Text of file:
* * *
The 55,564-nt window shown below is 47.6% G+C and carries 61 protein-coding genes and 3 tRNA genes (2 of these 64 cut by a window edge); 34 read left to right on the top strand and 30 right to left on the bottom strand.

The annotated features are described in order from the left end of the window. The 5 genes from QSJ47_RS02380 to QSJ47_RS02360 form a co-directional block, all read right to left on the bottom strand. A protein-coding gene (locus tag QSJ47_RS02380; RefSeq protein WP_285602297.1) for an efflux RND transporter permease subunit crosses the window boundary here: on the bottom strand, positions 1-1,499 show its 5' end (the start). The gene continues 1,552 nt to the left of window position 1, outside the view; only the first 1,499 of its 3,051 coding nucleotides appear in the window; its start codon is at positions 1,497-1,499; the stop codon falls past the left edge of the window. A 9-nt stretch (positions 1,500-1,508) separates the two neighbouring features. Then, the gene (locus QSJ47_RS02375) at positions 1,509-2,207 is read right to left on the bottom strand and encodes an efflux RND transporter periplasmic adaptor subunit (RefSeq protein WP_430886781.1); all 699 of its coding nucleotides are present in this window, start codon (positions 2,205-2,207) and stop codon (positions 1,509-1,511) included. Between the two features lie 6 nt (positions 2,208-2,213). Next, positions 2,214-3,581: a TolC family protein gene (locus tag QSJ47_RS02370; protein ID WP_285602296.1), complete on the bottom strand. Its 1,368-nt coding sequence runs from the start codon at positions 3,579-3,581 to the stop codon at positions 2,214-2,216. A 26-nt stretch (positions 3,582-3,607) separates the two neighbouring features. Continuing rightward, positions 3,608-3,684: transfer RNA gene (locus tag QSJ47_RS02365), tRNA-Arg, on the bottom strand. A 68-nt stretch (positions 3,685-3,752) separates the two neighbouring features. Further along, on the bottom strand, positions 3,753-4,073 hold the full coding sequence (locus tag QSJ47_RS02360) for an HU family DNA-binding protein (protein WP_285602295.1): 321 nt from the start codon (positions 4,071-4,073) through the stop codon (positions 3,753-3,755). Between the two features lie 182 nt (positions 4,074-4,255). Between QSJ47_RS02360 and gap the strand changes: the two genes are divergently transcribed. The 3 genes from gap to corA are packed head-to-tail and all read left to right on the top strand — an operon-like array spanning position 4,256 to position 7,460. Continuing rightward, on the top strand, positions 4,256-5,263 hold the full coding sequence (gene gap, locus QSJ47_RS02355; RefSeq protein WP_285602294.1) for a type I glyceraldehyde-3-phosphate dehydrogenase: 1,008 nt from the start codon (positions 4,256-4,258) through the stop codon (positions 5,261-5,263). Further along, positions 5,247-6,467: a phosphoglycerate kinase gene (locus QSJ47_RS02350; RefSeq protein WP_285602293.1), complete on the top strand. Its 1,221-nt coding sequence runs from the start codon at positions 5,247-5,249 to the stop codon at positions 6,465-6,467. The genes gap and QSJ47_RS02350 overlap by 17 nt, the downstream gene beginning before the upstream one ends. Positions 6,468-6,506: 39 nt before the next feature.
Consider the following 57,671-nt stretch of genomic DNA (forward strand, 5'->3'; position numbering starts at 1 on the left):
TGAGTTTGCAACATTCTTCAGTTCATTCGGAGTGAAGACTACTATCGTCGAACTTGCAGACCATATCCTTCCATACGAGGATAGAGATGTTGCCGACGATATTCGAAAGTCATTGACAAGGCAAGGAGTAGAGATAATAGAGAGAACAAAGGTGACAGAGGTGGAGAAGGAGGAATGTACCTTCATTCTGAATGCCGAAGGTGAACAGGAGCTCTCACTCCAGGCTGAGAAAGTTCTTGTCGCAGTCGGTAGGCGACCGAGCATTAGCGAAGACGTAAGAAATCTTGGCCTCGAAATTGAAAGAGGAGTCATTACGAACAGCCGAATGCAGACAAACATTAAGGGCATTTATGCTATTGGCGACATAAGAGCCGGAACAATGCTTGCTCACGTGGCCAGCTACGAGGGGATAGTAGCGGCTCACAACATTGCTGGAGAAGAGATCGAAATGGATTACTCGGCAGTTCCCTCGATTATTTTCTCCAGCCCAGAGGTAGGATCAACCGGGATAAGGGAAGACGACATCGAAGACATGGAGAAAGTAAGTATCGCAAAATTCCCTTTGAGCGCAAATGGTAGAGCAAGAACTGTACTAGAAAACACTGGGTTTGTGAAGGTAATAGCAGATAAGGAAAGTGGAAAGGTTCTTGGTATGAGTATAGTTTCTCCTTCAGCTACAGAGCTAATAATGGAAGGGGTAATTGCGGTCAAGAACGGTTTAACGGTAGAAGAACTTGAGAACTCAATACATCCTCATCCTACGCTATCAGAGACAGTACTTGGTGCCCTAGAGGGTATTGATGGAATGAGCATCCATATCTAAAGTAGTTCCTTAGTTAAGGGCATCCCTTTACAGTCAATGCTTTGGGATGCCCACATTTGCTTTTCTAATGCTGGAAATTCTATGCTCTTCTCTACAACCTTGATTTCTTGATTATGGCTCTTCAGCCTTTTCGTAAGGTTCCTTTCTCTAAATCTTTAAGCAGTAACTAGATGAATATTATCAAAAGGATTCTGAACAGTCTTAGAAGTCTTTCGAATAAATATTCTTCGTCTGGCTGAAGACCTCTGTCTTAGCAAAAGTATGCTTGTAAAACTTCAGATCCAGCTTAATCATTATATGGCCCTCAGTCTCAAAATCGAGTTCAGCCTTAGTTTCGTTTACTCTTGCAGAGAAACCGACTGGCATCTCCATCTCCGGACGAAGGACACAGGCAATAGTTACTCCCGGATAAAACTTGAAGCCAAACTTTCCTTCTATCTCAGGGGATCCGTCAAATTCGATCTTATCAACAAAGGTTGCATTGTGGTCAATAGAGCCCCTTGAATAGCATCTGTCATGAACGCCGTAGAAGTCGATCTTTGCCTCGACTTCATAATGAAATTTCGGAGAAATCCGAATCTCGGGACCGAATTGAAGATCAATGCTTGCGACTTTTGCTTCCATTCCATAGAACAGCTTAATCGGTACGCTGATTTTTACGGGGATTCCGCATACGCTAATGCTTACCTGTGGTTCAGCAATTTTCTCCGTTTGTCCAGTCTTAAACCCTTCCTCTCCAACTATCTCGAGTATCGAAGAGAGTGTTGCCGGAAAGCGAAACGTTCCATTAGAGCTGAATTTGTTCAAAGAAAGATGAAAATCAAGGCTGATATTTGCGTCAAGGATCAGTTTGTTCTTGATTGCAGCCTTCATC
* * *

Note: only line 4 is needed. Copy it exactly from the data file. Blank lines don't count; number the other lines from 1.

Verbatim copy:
TGAGTTTGCAACATTCTTCAGTTCATTCGGAGTGAAGACTACTATCGTCGAACTTGCAGACCATATCCTTCCATACGAGGATAGAGATGTTGCCGACGATATTCGAAAGTCATTGACAAGGCAAGGAGTAGAGATAATAGAGAGAACAAAGGTGACAGAGGTGGAGAAGGAGGAATGTACCTTCATTCTGAATGCCGAAGGTGAACAGGAGCTCTCACTCCAGGCTGAGAAAGTTCTTGTCGCAGTCGGTAGGCGACCGAGCATTAGCGAAGACGTAAGAAATCTTGGCCTCGAAATTGAAAGAGGAGTCATTACGAACAGCCGAATGCAGACAAACATTAAGGGCATTTATGCTATTGGCGACATAAGAGCCGGAACAATGCTTGCTCACGTGGCCAGCTACGAGGGGATAGTAGCGGCTCACAACATTGCTGGAGAAGAGATCGAAATGGATTACTCGGCAGTTCCCTCGATTATTTTCTCCAGCCCAGAGGTAGGATCAACCGGGATAAGGGAAGACGACATCGAAGACATGGAGAAAGTAAGTATCGCAAAATTCCCTTTGAGCGCAAATGGTAGAGCAAGAACTGTACTAGAAAACACTGGGTTTGTGAAGGTAATAGCAGATAAGGAAAGTGGAAAGGTTCTTGGTATGAGTATAGTTTCTCCTTCAGCTACAGAGCTAATAATGGAAGGGGTAATTGCGGTCAAGAACGGTTTAACGGTAGAAGAACTTGAGAACTCAATACATCCTCATCCTACGCTATCAGAGACAGTACTTGGTGCCCTAGAGGGTATTGATGGAATGAGCATCCATATCTAAAGTAGTTCCTTAGTTAAGGGCATCCCTTTACAGTCAATGCTTTGGGATGCCCACATTTGCTTTTCTAATGCTGGAAATTCTATGCTCTTCTCTACAACCTTGATTTCTTGATTATGGCTCTTCAGCCTTTTCGTAAGGTTCCTTTCTCTAAATCTTTAAGCAGTAACTAGATGAATATTATCAAAAGGATTCTGAACAGTCTTAGAAGTCTTTCGAATAAATATTCTTCGTCTGGCTGAAGACCTCTGTCTTAGCAAAAGTATGCTTGTAAAACTTCAGATCCAGCTTAATCATTATATGGCCCTCAGTCTCAAAATCGAGTTCAGCCTTAGTTTCGTTTACTCTTGCAGAGAAACCGACTGGCATCTCCATCTCCGGACGAAGGACACAGGCAATAGTTACTCCCGGATAAAACTTGAAGCCAAACTTTCCTTCTATCTCAGGGGATCCGTCAAATTCGATCTTATCAACAAAGGTTGCATTGTGGTCAATAGAGCCCCTTGAATAGCATCTGTCATGAACGCCGTAGAAGTCGATCTTTGCCTCGACTTCATAATGAAATTTCGGAGAAATCCGAATCTCGGGACCGAATTGAAGATCAATGCTTGCGACTTTTGCTTCCATTCCATAGAACAGCTTAATCGGTACGCTGATTTTTACGGGGATTCCGCATACGCTAATGCTTACCTGTGGTTCAGCAATTTTCTCCGTTTGTCCAGTCTTAAACCCTTCCTCTCCAACTATCTCGAGTATCGAAGAGAGTGTTGCCGGAAAGCGAAACGTTCCATTAGAGCTGAATTTGTTCAAAGAAAGATGAAAATCAAGGCTGATATTTGCGTCAAGGATCAGTTTGTTCTTGATTGCAGCCTTCATC